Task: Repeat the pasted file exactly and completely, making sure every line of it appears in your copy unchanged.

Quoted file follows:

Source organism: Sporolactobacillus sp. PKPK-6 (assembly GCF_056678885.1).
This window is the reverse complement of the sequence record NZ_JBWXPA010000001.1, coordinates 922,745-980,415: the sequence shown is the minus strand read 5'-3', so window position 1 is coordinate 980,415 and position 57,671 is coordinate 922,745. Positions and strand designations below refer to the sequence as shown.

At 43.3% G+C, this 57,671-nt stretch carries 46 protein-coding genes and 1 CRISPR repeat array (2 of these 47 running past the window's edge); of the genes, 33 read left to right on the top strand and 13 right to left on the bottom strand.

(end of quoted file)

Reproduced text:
Source organism: Sporolactobacillus sp. PKPK-6 (assembly GCF_056678885.1).
This window is the reverse complement of the sequence record NZ_JBWXPA010000001.1, coordinates 922,745-980,415: the sequence shown is the minus strand read 5'-3', so window position 1 is coordinate 980,415 and position 57,671 is coordinate 922,745. Positions and strand designations below refer to the sequence as shown.

At 43.3% G+C, this 57,671-nt stretch carries 46 protein-coding genes and 1 CRISPR repeat array (2 of these 47 running past the window's edge); of the genes, 33 read left to right on the top strand and 13 right to left on the bottom strand.